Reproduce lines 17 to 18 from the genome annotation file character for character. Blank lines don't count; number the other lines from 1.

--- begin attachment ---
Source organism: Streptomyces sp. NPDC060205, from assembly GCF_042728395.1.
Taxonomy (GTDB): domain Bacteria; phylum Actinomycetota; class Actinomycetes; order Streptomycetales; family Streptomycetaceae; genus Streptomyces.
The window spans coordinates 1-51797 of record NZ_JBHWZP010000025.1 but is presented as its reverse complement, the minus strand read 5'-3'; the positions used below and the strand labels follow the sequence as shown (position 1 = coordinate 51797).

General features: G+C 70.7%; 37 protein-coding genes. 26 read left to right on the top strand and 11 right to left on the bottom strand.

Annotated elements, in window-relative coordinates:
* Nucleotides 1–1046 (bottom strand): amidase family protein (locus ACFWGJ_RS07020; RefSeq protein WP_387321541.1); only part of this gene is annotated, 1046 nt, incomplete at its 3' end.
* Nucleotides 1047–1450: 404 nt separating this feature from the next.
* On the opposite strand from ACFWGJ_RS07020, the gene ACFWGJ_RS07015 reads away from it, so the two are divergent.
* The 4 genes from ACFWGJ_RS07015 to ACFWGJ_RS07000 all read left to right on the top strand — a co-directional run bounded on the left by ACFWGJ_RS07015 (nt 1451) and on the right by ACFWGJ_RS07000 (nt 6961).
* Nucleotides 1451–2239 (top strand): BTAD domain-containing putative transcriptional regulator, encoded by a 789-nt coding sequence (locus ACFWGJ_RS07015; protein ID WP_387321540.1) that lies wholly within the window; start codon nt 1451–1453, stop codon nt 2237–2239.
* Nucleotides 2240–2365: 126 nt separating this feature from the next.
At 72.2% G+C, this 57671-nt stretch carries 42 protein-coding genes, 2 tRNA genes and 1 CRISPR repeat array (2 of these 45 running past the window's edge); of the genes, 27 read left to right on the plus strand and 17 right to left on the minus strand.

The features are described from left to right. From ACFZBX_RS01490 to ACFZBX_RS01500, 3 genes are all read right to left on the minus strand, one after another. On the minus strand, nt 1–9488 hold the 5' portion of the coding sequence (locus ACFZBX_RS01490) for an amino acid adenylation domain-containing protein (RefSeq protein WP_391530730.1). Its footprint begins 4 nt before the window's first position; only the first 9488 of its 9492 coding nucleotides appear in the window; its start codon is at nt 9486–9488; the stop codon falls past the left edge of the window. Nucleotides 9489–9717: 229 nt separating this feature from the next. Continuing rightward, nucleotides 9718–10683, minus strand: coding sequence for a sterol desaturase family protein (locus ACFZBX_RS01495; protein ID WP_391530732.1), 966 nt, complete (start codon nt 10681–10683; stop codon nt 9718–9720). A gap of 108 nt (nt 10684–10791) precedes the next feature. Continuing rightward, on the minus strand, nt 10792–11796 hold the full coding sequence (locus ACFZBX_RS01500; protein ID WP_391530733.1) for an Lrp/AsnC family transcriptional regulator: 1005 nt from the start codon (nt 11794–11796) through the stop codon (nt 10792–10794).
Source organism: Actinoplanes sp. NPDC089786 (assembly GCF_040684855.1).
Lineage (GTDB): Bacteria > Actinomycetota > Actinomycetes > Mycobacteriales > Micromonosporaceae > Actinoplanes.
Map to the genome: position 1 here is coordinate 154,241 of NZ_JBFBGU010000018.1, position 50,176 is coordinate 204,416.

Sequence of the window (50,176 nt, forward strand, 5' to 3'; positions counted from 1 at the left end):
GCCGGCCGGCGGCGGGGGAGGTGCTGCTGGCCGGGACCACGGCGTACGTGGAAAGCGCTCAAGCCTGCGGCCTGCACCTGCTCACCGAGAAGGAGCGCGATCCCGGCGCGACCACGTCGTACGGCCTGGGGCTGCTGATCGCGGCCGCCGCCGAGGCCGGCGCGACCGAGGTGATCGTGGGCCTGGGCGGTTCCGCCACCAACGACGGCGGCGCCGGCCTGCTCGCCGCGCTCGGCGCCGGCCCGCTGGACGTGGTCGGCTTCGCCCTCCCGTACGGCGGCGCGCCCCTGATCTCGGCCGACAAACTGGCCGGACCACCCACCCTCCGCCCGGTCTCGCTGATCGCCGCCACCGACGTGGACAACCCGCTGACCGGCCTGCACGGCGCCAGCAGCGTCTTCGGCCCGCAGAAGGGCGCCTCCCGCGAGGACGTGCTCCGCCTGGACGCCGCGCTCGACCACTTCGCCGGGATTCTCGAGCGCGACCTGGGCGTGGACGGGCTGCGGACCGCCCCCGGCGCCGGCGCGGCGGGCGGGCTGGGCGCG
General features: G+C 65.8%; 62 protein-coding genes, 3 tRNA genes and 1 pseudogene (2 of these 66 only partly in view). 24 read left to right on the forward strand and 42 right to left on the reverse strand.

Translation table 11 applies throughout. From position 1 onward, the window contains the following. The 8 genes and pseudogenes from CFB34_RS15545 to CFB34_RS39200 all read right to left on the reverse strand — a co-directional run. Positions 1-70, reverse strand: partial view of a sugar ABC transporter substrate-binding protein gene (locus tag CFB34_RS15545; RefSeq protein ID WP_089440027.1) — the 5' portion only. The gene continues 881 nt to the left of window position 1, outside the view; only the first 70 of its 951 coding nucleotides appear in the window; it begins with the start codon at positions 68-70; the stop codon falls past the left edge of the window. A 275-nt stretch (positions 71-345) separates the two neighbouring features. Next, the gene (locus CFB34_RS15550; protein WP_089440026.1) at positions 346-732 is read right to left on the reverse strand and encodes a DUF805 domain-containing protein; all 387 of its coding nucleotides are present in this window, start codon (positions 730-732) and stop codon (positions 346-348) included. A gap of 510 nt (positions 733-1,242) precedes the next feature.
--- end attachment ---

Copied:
Sequence of the window (50,176 nt, forward strand, 5' to 3'; positions counted from 1 at the left end):
GCCGGCCGGCGGCGGGGGAGGTGCTGCTGGCCGGGACCACGGCGTACGTGGAAAGCGCTCAAGCCTGCGGCCTGCACCTGCTCACCGAGAAGGAGCGCGATCCCGGCGCGACCACGTCGTACGGCCTGGGGCTGCTGATCGCGGCCGCCGCCGAGGCCGGCGCGACCGAGGTGATCGTGGGCCTGGGCGGTTCCGCCACCAACGACGGCGGCGCCGGCCTGCTCGCCGCGCTCGGCGCCGGCCCGCTGGACGTGGTCGGCTTCGCCCTCCCGTACGGCGGCGCGCCCCTGATCTCGGCCGACAAACTGGCCGGACCACCCACCCTCCGCCCGGTCTCGCTGATCGCCGCCACCGACGTGGACAACCCGCTGACCGGCCTGCACGGCGCCAGCAGCGTCTTCGGCCCGCAGAAGGGCGCCTCCCGCGAGGACGTGCTCCGCCTGGACGCCGCGCTCGACCACTTCGCCGGGATTCTCGAGCGCGACCTGGGCGTGGACGGGCTGCGGACCGCCCCCGGCGCCGGCGCGGCGGGCGGGCTGGGCGCG